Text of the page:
Mike and Greg came out on another weekend to help pour the subfloor in the first story.  The mix was 3 buckets of sand, 3 buckets of screenings, and 1/2 bucket of soaked clay.  Its amazing that such a small amount of clay can bind all that aggregate!


The work on the subfloor went pretty fast, so Greg and Mike decided to make an urbanite patio outside the entrance.  Greg started digging while Mike collected rubble for drainage.

Greg found access to my rubble trench, and some perforated drainpipe was laid in the drainage layer of the patio so that it empties directly into the trench.

found the rubble trench!

filling with rubble


and then a layer of screenings...

laying "stones"

the finished patio!


You may have noticed the freshly plastered interior walls in some of the above  pictures.  One weekend we had a work party to plaster the first story interior walls.  Greg and I, as well as our friends Ash, Giovanna, and Kristy, worked together plastering all the oddly shaped surfaces.  Between the bookshelves, niches, window reveals, floor joists, etc, there were a lot of awkward spaces to plaster.  But it was a lot of fun, and so satisfying to see the room transformed by the smooth, smooth plaster.  We used a beautiful yellow-brown clay that we found here on our land, and I really love the color.  I must have been too excited about plastering, because I forgot to take any pictures that day!  But here’s some before pictures:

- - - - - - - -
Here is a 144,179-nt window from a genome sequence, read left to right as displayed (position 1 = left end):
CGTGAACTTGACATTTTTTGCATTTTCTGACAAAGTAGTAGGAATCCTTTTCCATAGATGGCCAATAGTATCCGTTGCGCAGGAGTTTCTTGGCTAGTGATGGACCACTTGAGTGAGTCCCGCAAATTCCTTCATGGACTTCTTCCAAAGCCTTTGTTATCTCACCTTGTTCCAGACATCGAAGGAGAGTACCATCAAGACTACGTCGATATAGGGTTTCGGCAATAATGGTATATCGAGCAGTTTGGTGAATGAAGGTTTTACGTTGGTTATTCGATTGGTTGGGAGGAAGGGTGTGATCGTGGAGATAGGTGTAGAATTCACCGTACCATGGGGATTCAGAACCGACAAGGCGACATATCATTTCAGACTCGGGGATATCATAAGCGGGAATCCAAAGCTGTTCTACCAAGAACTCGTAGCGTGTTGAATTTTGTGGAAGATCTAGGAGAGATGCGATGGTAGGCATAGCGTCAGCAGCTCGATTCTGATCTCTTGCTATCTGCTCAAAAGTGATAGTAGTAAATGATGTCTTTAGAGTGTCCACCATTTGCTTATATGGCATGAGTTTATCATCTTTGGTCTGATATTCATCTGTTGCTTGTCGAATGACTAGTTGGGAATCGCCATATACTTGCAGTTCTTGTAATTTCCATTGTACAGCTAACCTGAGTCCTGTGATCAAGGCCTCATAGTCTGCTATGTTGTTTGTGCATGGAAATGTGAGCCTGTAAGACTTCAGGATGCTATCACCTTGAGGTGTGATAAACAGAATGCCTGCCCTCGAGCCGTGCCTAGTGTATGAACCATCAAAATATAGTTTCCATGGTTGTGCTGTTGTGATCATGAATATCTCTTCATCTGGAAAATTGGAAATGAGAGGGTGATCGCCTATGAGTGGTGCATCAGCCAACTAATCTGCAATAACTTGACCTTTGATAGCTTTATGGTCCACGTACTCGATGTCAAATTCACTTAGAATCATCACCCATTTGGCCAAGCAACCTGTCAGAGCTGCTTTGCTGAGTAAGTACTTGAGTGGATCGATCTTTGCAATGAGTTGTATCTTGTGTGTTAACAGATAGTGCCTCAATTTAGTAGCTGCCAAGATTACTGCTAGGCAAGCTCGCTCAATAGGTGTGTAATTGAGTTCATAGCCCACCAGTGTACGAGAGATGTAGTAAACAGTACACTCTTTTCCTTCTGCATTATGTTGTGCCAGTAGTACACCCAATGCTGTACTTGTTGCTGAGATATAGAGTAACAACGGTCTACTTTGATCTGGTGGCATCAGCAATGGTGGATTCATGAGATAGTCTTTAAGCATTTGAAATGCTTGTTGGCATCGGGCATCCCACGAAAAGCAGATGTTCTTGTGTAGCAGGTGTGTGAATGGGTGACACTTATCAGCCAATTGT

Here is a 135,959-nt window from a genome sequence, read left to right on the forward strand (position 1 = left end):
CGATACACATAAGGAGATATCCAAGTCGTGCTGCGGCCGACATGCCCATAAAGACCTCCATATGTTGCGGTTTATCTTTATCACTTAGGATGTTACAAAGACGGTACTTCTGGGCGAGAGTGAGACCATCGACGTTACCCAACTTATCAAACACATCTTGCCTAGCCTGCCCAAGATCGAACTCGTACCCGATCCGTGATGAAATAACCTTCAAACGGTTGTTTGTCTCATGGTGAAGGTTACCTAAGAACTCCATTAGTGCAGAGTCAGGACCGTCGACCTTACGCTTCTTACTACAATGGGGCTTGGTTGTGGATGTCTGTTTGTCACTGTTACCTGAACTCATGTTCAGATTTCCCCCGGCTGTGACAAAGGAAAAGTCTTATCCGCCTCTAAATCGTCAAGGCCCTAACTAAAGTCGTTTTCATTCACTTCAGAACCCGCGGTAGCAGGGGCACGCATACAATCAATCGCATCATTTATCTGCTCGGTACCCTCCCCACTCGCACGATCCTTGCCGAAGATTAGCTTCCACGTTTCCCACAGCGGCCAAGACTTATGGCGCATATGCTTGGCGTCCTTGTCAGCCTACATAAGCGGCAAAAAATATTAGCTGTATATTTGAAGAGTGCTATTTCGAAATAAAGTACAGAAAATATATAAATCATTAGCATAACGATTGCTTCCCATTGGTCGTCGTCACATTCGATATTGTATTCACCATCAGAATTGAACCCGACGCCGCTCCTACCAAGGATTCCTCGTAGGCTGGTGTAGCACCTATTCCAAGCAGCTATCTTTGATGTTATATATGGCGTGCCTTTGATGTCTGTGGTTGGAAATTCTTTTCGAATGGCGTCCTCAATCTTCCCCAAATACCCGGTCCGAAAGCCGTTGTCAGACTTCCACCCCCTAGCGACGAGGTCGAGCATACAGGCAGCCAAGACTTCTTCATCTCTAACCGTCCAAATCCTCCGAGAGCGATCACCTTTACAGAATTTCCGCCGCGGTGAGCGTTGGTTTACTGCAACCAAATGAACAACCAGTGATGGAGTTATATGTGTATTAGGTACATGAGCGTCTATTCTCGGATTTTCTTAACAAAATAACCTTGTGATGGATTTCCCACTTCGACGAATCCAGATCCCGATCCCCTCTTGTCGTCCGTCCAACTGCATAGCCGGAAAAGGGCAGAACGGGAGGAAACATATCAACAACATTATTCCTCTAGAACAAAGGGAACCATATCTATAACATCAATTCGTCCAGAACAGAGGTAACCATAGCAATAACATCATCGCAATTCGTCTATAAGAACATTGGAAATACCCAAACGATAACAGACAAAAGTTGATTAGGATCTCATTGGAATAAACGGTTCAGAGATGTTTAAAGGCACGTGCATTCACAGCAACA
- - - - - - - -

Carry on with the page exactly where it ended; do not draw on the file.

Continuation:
some niches I carved...



And the room post-plaster:

Yesterday Greg and Dan came out, and they worked on decking the roof for the outdoor bed.  The poor tulip poplar rafters have been naked and exposed to the elements since last summer.  But not anymore!  Greg and Dan used the rest of the pile of decking I had left over from the main roof, and there ended up being just enough to finish the job.

I’m thinking of trying an experimental “earthen roof”, involving  my pond liner scraps and a final layer of lime and tiles, but I’ll write more about that later.  And, as soon as the subfloor dries, we’ll be pouring the finish floor layer, sealing that with linseed oil and beeswax, and then I’ll finally be able to  inhabit the entire cob house!



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Today was a good day.  Not only was it my final day of jury duty, but we also managed to get the EPDM rubber liner up onto the roof.  It took six of us to hoist it up onto the scaffolding, and move it up, step by step, onto the roof.

Since I’m neurotic, before we unfolded the liner we spent a while clearing all the ice from the roof, and then towel drying everything.  Then we finally rolled the liner off it’s paper tube, unfolded it, and then spent a while adjusting the position.

pre-pond liner